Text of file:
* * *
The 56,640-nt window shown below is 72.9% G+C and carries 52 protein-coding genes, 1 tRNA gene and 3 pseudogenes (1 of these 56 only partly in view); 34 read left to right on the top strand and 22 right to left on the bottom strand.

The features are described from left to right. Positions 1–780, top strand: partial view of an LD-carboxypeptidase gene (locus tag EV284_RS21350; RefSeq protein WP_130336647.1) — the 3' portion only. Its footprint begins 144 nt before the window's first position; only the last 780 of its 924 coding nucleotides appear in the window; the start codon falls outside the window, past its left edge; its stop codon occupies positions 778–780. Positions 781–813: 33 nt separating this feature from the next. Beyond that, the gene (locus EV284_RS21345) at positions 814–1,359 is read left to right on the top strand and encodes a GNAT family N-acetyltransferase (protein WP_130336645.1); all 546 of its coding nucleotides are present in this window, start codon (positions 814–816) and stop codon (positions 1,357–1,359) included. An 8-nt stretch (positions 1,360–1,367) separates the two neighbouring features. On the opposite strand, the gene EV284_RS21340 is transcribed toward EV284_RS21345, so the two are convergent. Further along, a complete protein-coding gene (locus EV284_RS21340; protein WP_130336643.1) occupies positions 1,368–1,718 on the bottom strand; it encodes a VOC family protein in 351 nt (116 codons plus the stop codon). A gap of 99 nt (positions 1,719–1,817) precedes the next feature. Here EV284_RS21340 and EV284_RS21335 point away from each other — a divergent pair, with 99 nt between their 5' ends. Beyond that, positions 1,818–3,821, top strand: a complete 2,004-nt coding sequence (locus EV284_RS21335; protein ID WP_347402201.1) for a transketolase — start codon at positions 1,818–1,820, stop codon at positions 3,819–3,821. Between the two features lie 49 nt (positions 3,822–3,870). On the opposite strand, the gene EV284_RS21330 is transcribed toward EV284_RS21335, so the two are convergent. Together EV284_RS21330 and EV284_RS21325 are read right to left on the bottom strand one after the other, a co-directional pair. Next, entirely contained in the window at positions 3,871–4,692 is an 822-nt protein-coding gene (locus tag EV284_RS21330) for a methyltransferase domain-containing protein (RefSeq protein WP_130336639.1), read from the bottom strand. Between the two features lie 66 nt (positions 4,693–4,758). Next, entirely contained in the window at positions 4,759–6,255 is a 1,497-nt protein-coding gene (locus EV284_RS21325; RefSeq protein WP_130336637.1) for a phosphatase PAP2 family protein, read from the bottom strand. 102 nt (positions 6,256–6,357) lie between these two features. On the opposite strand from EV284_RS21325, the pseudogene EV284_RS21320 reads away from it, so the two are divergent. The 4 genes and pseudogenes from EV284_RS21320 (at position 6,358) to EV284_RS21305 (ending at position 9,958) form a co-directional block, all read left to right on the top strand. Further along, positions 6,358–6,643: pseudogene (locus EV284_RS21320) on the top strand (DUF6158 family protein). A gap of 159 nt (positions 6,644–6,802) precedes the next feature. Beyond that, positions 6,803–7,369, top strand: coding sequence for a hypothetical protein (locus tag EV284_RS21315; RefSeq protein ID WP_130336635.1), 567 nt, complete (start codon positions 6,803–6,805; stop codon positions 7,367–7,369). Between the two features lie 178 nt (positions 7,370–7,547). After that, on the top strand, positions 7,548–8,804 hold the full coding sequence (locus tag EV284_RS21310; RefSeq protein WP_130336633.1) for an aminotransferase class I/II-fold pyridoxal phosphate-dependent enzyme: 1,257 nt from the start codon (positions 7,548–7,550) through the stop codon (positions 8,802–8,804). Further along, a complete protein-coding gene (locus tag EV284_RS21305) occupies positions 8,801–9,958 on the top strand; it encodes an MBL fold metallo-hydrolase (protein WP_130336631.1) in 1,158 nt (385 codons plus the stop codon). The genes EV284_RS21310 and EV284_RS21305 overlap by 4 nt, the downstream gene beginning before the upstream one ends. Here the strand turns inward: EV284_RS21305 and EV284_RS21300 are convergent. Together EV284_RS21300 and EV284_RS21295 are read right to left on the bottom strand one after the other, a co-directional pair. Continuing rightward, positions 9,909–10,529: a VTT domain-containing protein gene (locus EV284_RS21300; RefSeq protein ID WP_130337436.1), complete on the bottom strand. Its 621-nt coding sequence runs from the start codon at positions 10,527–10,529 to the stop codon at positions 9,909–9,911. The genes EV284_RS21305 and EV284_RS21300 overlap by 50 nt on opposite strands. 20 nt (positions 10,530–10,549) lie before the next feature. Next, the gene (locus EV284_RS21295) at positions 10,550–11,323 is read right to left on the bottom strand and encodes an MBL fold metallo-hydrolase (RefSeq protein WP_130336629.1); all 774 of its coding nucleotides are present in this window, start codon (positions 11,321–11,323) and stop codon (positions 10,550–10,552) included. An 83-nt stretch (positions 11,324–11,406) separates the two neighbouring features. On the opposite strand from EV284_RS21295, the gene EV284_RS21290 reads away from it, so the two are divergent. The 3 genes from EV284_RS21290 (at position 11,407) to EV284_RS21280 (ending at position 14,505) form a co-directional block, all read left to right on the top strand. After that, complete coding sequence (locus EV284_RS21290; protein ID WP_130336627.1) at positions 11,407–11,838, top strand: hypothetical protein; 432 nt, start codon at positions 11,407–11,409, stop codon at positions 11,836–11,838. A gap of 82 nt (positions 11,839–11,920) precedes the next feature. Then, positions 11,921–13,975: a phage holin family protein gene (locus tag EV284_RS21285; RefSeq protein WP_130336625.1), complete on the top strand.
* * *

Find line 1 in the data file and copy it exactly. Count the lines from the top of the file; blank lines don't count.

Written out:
The 56,640-nt window shown below is 72.9% G+C and carries 52 protein-coding genes, 1 tRNA gene and 3 pseudogenes (1 of these 56 only partly in view); 34 read left to right on the top strand and 22 right to left on the bottom strand.